Duchy of Bar
The County of Bar was a principality of the Holy Roman Empire encompassing the pays de Barrois and centred on the city of Bar-le-Duc. It was held by the House of Montbéliard from the 11th century. Part of the county, the so-called Barrois mouvant, became a fief of the Kingdom of France in 1301 and was elevated to the Duchy of Bar in 1354; the Barrois non-mouvant remained a part of the Empire. From 1480, it was united to the imperial Duchy of Lorraine. Both imperial Bar and Lorraine were ceded to France in 1735, which ceded Bar to the deposed king of Poland, Stanislaus Leszczynski. According to the Treaty of Vienna, the duchy would pass to the French crown upon Stanislaus' death, which occurred in 1766; the county of Bar originated in the frontier fortress of Bar that Duke Frederick I of Upper Lorraine built on the bank of the river Ornain around 960. The fortress was directed at the counts of Champagne, who had made incursions into Frederick's allodial lands. Frederick confiscated some lands from the nearby Abbey of Saint-Mihiel and settled his knights on it.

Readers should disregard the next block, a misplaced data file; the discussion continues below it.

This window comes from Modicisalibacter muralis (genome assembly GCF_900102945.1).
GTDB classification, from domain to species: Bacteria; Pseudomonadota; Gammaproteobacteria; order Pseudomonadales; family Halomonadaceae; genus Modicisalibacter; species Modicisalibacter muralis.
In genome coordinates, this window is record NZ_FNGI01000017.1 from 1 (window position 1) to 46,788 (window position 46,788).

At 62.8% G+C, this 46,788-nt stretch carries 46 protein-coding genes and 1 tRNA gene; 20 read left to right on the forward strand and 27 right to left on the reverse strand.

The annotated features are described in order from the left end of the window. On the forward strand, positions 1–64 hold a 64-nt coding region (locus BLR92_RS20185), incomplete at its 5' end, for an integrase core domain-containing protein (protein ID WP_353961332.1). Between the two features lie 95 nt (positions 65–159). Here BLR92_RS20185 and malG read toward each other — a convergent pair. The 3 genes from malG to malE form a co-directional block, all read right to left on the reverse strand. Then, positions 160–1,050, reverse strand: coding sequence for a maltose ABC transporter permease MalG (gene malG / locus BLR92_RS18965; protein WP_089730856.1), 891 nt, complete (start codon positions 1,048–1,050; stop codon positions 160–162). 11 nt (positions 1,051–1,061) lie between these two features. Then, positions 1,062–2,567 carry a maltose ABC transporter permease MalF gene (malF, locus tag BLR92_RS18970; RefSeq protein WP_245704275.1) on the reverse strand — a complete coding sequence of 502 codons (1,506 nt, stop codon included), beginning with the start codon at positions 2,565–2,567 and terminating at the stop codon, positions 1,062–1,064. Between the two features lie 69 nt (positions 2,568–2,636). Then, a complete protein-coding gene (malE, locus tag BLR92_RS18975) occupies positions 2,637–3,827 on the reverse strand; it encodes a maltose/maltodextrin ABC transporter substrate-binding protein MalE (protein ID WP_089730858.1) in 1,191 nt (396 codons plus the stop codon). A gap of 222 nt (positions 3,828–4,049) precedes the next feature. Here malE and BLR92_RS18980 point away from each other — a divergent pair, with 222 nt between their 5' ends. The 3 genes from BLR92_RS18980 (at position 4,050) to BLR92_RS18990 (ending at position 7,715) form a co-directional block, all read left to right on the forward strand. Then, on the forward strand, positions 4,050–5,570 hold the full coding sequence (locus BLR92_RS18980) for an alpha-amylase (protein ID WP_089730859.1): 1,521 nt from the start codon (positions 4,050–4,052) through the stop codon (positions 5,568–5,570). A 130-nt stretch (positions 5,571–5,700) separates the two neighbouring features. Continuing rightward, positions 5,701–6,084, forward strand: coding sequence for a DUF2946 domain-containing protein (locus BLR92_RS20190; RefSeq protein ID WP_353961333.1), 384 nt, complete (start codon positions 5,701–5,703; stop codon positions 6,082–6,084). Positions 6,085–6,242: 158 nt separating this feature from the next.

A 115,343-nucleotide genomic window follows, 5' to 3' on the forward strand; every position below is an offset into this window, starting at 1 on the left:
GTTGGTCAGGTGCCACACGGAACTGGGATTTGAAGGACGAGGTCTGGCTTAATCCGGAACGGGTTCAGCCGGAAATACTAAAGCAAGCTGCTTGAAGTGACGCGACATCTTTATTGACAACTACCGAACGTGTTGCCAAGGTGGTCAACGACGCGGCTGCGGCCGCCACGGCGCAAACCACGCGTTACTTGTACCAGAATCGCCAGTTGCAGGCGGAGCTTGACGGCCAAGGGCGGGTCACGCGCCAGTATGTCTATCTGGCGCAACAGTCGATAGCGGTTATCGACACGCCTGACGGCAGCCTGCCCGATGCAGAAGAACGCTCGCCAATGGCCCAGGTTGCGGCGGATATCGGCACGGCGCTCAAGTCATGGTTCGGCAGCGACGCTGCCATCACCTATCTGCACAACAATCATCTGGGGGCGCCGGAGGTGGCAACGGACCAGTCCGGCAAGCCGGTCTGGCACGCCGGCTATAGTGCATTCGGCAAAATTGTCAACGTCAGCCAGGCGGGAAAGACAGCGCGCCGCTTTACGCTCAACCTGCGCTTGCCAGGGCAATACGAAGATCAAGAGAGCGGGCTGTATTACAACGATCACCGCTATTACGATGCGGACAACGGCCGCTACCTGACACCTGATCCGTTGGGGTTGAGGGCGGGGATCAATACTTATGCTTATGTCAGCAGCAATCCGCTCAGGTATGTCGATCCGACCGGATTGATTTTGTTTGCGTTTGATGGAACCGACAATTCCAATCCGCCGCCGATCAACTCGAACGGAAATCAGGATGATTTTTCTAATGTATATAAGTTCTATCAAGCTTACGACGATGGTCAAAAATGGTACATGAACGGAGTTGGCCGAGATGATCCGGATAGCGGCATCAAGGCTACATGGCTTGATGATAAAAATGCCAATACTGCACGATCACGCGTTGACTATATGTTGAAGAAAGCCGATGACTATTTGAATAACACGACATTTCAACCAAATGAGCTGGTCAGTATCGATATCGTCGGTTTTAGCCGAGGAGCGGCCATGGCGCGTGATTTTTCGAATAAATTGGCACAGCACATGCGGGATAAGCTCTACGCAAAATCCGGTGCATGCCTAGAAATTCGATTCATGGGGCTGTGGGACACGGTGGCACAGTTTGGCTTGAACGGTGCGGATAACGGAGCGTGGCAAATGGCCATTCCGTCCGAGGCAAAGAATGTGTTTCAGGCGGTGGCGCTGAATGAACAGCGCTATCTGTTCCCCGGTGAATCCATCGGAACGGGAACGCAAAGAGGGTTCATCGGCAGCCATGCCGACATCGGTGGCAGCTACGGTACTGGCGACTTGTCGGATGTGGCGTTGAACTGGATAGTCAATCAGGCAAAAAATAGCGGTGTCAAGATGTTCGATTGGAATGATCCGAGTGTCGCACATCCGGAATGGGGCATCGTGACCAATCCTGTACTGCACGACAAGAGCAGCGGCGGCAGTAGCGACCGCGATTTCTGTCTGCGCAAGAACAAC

The original Barrois was thus a mixture of the duke's allodial lands and confiscated church lands enfeoffed to knights. On the death of Duke Frederick III in 1033, these lands passed to his sister, the first person to associate the comital title with Bar, styling herself "Countess of Bar". Sophia's descendants, of the House of Montbéliard, expanded Bar "by usurpation, conquest and marriage" into a de facto autonomous state perched between France and Germany, its population was francophone and culturally French, the counts were involved in French politics. Count Reginald II married a sister of the queen of France, Adele, his son, Henry I, died on the Third Crusade in 1190. From 1214 to 1291 Bar was ruled by Henry II and Theobald II, who secured the western frontier with Champagne by granting fiefs to French nobles and buying their homage. In 1297 King Philip IV of France invaded the Barrois because Count Henry III had given aid to his father-in-law, Edward I of England, when the latter intervened against France in the Franco-Flemish War.